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# Conic Projection

A conic projection of points on a unit sphere centered at consists of extending the line for each point until it intersects a cone with apex which tangent to the sphere along a circle passing through a point in a point . For a cone with apex a height above , the angle from the z-axis at which the cone is tangent is given by

 (1)

and the radius of the circle of tangency and height above at which it is located are given by

 (2) (3)

Letting be the colatitude of a point on a sphere, the length of the vector along is

 (4)

The left figure above shows the result of re-projecting onto a plane perpendicular to the z-axis (equivalent to looking at the cone from above the apex), while the figure on the right shows the cone cut along the solid line and flattened out. The equations transforming a point on a sphere to a point on the flattened cone are

 (5) (6)

This form of the projection, however, is seldom used in practice, and the term "conic projection" is used instead to refer to any projection in which lines of longitude are mapped to equally spaced radial lines and lines of latitude (parallels) are mapped to circumferential lines with arbitrary mathematically spaced separations (Snyder 1987, p. 5).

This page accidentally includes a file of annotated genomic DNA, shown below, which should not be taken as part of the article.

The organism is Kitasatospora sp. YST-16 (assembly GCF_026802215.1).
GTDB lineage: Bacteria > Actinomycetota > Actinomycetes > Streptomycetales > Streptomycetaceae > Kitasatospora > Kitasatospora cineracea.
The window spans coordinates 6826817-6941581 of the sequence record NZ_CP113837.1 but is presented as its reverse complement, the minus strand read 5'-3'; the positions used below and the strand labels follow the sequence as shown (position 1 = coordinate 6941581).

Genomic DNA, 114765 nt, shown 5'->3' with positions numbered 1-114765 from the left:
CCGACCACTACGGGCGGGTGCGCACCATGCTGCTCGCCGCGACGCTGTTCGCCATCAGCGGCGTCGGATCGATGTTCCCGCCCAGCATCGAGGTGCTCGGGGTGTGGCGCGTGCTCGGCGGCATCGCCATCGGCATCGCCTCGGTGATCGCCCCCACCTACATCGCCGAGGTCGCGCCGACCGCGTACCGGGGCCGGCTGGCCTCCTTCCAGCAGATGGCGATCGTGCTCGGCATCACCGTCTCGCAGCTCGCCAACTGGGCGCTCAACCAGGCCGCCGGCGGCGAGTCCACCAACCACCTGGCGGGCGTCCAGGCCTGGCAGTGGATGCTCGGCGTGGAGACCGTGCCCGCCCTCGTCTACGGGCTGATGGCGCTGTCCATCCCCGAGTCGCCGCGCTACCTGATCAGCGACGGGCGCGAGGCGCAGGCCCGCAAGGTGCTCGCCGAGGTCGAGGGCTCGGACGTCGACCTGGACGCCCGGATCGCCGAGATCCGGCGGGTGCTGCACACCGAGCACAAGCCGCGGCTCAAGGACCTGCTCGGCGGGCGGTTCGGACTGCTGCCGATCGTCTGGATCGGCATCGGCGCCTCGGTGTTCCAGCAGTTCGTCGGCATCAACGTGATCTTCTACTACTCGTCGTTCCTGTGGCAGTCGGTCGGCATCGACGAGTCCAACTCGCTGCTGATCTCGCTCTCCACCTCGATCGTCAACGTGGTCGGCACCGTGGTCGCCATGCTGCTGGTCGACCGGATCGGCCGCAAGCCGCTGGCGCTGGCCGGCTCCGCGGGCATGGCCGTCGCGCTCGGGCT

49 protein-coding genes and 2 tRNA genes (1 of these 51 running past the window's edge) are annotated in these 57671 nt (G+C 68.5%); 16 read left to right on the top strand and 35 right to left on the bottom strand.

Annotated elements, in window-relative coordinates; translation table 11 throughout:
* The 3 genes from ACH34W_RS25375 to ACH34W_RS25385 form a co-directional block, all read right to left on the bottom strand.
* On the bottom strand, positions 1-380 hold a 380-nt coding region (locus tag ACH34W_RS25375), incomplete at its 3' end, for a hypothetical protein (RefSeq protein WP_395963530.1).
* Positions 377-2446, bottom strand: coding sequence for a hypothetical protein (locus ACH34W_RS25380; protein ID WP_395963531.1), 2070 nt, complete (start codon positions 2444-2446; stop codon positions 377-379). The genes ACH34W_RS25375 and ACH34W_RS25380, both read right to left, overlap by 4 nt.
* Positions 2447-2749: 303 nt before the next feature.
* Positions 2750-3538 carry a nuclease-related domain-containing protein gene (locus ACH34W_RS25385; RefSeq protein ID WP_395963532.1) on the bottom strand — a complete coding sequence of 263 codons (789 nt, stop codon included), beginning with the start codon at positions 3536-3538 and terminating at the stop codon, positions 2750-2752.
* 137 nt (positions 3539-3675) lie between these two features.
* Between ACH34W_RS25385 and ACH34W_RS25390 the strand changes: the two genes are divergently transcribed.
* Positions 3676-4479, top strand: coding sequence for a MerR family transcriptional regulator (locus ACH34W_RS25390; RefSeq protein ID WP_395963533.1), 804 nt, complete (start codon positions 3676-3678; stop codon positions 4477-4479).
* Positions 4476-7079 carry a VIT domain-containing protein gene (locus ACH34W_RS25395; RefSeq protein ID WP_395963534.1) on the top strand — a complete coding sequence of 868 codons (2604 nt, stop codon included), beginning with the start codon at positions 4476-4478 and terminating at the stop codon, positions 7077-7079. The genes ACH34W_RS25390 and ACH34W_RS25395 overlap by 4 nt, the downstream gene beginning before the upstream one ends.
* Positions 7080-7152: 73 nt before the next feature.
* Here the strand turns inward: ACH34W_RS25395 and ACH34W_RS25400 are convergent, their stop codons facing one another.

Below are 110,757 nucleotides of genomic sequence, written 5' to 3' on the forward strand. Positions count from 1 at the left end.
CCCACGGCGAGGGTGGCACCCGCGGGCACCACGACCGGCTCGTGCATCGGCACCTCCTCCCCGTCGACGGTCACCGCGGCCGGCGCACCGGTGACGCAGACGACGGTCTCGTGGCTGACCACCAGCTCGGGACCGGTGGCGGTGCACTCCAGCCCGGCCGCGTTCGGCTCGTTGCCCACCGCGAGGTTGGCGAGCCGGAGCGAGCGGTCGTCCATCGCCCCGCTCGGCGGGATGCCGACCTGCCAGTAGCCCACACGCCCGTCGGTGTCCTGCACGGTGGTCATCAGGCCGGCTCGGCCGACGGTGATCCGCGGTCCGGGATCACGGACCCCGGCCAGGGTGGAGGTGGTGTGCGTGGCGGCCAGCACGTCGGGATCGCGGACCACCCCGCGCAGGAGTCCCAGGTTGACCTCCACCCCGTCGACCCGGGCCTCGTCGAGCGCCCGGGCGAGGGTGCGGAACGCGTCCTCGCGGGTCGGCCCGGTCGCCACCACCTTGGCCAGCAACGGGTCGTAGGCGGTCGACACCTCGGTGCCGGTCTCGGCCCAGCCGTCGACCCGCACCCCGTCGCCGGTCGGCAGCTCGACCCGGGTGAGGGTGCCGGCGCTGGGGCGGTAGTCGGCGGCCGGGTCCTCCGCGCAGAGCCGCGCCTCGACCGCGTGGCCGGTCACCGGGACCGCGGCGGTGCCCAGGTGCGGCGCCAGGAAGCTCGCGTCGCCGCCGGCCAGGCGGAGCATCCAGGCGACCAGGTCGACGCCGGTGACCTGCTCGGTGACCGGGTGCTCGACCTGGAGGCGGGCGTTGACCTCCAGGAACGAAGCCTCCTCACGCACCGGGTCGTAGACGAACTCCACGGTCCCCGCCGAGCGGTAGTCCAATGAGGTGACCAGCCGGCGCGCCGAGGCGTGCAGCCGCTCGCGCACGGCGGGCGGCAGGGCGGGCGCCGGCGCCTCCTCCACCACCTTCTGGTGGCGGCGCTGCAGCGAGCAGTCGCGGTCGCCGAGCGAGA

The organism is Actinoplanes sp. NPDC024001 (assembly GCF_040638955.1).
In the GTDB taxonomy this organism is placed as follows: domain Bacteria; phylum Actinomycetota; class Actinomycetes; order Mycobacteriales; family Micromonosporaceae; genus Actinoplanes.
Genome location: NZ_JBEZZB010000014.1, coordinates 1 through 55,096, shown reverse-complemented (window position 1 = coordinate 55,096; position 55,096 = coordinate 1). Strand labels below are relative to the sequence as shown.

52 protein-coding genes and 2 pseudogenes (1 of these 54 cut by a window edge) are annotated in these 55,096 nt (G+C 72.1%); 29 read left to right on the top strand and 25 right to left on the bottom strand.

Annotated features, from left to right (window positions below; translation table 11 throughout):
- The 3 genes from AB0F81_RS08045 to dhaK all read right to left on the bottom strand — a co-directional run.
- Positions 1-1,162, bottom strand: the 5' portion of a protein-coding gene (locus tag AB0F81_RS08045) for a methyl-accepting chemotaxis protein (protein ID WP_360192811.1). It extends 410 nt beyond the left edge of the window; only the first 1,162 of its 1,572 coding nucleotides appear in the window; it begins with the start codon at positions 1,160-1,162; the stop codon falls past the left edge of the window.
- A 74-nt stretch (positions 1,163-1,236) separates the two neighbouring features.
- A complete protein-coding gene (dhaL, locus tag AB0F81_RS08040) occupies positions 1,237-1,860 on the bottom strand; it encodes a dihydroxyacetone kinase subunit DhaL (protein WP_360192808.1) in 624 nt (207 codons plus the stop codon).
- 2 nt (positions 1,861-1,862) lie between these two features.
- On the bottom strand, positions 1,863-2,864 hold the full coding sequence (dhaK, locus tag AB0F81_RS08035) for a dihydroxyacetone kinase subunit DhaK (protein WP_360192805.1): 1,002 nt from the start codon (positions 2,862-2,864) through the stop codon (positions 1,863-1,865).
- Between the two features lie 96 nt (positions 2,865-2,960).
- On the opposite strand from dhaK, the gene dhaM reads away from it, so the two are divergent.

Albers Equal-Area Conic Projection, Conic Equidistant Projection, Cylindrical Projection, Lambert Azimuthal Equal-Area Projection, Polyconic Projection

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## References

Lee, L. P. "The Nomenclature and Classification of Map Projections." Empire Survey Rev. 7, 190-200, 1944.Snyder, J. P. Map Projections--A Working Manual. U. S. Geological Survey Professional Paper 1395. Washington, DC: U. S. Government Printing Office, p. 5, 1987.

Conic Projection

## Cite this as:

Weisstein, Eric W. "Conic Projection." From MathWorld--A Wolfram Web Resource. https://mathworld.wolfram.com/ConicProjection.html